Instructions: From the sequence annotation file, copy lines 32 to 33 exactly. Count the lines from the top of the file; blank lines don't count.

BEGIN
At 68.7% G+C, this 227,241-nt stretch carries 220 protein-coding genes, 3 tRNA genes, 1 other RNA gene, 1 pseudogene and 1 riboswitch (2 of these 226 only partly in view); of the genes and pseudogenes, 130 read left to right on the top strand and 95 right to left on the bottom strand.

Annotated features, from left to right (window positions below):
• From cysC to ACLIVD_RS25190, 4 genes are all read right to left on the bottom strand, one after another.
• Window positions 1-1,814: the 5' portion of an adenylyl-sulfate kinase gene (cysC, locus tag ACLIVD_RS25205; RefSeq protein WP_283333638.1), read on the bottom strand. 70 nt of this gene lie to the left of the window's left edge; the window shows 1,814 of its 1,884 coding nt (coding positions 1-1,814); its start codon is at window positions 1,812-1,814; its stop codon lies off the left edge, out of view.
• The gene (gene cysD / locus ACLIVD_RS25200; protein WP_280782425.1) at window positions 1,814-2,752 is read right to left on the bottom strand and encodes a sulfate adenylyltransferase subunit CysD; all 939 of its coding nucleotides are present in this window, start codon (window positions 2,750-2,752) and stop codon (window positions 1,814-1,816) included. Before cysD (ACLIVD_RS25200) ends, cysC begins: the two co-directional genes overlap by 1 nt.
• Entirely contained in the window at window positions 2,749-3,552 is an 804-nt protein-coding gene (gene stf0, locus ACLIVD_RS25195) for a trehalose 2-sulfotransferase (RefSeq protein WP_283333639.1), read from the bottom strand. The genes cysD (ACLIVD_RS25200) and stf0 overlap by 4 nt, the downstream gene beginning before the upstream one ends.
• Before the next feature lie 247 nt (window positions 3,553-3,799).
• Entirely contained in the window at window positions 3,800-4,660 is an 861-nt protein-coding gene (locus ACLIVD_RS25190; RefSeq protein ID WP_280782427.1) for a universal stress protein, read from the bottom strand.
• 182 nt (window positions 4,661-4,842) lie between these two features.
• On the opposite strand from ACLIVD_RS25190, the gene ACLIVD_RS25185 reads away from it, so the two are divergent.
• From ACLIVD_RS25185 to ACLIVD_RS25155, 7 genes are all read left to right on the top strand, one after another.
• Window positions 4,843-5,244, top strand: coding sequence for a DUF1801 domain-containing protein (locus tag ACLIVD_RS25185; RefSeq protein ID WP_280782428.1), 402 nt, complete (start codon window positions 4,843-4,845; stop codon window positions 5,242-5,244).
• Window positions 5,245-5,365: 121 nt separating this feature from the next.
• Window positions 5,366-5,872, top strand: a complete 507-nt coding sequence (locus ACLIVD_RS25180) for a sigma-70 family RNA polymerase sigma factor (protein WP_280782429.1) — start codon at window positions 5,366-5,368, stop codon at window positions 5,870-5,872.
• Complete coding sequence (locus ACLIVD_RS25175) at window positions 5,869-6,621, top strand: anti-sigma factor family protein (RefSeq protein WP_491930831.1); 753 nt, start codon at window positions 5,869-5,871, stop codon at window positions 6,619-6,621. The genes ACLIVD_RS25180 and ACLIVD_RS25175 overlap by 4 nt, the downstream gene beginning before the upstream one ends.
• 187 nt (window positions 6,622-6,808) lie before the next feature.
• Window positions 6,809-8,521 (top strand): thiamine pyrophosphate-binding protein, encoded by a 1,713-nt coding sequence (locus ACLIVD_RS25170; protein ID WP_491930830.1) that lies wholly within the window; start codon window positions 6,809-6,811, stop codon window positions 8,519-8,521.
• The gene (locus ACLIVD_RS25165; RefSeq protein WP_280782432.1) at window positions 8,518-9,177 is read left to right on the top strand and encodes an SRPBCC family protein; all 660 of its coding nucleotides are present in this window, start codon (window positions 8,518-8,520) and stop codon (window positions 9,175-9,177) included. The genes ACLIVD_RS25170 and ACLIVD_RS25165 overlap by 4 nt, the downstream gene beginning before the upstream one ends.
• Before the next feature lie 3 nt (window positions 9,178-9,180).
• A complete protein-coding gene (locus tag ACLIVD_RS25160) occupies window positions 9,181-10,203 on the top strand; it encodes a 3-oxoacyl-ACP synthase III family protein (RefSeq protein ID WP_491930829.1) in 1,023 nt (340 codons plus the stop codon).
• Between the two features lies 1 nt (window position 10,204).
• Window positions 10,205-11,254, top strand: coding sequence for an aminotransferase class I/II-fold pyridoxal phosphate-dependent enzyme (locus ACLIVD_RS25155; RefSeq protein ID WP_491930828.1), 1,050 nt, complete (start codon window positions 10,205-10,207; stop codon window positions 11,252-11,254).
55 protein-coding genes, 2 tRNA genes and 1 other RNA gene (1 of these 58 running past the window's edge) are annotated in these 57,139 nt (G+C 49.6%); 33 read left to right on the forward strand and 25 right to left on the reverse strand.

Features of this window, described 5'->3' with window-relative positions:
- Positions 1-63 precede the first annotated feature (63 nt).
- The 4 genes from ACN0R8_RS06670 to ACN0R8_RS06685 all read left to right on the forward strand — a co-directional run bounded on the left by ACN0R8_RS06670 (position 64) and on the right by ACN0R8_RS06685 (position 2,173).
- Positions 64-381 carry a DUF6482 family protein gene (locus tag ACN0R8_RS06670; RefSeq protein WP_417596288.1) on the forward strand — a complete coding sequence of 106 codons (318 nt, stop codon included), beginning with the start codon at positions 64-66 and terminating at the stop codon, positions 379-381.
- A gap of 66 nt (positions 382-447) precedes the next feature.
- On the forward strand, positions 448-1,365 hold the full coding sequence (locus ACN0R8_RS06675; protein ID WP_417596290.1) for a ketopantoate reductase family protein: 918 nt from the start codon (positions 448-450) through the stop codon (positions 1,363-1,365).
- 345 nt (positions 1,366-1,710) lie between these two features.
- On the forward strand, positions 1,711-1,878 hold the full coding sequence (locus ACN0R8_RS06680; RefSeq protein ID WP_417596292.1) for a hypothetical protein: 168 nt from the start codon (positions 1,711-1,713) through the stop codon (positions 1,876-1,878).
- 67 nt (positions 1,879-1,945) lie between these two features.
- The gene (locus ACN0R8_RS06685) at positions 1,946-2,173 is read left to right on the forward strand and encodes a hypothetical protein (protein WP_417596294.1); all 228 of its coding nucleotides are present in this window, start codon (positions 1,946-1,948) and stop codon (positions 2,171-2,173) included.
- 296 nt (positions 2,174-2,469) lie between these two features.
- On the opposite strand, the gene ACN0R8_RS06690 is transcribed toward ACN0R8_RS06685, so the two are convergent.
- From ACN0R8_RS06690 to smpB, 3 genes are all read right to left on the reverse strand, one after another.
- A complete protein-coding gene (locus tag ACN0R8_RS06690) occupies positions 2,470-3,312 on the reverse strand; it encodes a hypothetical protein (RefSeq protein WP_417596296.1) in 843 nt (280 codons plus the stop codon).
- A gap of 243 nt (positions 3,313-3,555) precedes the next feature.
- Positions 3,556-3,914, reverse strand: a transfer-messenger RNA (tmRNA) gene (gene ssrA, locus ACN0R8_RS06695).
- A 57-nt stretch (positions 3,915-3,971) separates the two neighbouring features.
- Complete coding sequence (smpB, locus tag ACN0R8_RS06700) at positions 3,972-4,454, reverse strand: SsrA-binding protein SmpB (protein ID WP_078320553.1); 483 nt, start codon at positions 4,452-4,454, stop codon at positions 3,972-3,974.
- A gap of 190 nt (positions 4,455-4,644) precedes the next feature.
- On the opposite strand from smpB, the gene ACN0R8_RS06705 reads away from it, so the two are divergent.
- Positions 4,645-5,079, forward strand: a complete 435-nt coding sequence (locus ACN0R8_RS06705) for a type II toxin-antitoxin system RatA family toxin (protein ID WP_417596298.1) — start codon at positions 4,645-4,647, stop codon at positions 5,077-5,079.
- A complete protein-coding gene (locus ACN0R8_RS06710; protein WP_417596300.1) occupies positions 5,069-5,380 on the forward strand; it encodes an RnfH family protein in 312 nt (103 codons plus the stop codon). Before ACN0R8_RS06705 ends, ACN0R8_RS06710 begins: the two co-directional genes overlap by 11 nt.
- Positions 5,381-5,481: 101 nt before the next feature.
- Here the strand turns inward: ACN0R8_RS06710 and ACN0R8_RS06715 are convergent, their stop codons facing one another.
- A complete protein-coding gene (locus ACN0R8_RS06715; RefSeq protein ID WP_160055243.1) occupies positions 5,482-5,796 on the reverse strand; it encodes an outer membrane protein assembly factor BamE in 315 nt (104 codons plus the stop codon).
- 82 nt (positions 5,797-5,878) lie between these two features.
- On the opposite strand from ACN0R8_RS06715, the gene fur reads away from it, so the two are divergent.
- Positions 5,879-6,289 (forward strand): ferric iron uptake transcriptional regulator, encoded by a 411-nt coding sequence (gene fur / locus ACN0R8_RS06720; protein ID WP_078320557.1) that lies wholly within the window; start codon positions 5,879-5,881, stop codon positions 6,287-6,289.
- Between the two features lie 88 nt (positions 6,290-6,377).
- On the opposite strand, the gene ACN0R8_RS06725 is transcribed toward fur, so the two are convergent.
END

- 67 nt (positions 1,879-1,945) lie between these two features.
- The gene (locus ACN0R8_RS06685) at positions 1,946-2,173 is read left to right on the forward strand and encodes a hypothetical protein (protein WP_417596294.1); all 228 of its coding nucleotides are present in this window, start codon (positions 1,946-1,948) and stop codon (positions 2,171-2,173) included.